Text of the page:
Haught, John F. God and the New Atheism: A Critical Response to Dawkins, Harris, and Hitchens. Louisville, KY: Westminster John Knox Press, 2007. 156 pp.

McGrath, Alister. The Dawkins Delusion. London: SPCK, 2007.

-----. Dawkins' God: Genes, Memes, and the Meaning of Life. Oxford: Blackwell, 2005.

McGrath, Alister, The Twilight of Atheism: The Rise and Fall of Disbelief in the Modern World. New York: Doubleday, 2004.

Marshall, David. The Truth Behind the New Atheism: Responding to the Emerging Challenges to God and Christianity. Eugene, OR: Harvest House Publishers, 2007. 240 pp.

Vetter, Herbert F. Is God Necessary? No! and Yes! Cambridge, MA: Harvard Square Library, 2007.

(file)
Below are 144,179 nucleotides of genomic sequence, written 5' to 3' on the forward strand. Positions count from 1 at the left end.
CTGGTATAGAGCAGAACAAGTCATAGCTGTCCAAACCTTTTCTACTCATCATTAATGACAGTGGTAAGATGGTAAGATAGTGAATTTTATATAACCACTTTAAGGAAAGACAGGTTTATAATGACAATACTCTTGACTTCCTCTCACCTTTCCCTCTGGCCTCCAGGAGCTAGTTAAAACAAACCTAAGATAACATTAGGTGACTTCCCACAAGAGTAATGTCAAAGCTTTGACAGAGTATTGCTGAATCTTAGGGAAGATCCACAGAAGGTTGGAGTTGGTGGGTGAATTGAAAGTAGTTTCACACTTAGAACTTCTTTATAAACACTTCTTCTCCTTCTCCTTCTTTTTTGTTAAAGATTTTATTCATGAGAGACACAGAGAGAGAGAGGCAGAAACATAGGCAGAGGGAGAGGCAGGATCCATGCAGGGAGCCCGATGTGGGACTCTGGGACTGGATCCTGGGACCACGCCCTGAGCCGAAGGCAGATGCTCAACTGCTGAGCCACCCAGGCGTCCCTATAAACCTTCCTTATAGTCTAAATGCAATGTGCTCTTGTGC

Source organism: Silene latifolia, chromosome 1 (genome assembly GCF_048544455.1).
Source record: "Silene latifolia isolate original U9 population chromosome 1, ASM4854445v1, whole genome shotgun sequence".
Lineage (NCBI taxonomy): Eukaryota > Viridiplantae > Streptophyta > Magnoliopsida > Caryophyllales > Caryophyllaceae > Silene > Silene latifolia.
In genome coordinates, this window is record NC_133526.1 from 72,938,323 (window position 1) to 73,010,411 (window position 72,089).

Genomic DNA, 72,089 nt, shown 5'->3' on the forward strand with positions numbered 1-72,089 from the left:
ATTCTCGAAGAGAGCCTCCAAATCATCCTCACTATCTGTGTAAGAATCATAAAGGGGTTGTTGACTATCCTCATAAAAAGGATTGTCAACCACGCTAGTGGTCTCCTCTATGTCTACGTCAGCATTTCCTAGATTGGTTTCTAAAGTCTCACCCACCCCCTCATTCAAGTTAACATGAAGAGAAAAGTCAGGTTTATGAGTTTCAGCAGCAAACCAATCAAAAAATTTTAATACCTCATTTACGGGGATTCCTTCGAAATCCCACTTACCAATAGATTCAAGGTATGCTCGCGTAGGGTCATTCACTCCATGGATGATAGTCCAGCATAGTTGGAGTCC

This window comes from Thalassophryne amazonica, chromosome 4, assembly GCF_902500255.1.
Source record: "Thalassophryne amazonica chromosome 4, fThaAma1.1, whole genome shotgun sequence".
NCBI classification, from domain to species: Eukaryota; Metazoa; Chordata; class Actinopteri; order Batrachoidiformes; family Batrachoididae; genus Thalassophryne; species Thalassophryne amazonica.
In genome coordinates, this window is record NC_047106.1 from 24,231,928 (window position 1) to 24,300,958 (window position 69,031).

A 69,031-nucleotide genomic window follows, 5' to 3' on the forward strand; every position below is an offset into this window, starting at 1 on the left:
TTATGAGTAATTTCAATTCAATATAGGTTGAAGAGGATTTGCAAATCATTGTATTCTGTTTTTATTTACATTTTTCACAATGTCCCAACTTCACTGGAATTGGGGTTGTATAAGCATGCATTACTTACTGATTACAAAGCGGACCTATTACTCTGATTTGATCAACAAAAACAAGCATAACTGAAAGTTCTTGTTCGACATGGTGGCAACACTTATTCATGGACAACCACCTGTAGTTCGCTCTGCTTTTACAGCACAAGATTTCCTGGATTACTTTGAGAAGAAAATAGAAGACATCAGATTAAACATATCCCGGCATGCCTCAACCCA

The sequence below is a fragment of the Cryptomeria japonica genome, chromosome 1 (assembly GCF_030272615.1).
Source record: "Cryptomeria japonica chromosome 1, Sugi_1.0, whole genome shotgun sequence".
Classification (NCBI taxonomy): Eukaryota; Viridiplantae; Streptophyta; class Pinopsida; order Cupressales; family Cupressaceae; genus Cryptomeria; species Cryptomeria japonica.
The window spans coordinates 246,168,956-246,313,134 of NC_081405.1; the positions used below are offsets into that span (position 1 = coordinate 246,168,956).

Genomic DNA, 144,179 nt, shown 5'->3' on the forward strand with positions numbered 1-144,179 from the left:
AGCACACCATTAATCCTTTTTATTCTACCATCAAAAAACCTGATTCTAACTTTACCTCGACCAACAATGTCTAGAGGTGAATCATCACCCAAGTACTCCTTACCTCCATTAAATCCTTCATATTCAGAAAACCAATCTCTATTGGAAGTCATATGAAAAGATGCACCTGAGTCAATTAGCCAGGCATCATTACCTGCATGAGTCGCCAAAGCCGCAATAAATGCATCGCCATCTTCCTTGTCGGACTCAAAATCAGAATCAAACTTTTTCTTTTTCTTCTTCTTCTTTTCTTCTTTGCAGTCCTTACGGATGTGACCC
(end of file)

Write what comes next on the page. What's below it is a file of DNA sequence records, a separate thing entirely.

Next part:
Ward, Keith. Is Religion Dangerous? Oxford: Lion, 2006.

-----. Why There Almost Certainly Is a God: Doubting Dawkins. Oxford: Lion UK (April 1, 2009. 160 pp.

Wolf, Gary. “The Church of the Non-Believers.” Wired (November 2006).

Wood, James. “God in the Quad,” The New Yorker (August 31, 2009): 75.

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Global Perspectives

Contemporary atheism traces its beginnings to Europe and the sixteenth century critique of Christianity. Beginning in the nineteenth century, it has spread globally, primarily through Marxism, but took different forms as it encountered different host cultures. With the rise of an outspoken secularism in post-World War II Europe (somewhat countered by the fall of the Berlin Wall and the end of the Cultural Revolution in China), the state of atheism in both its Marxist and non-Marxist forms has become a continuing topic of interest. The essays in Atheism and Secularity, Phil Zuckerman’s two volume anthology, summarize most of what is currently known about the global atheist community.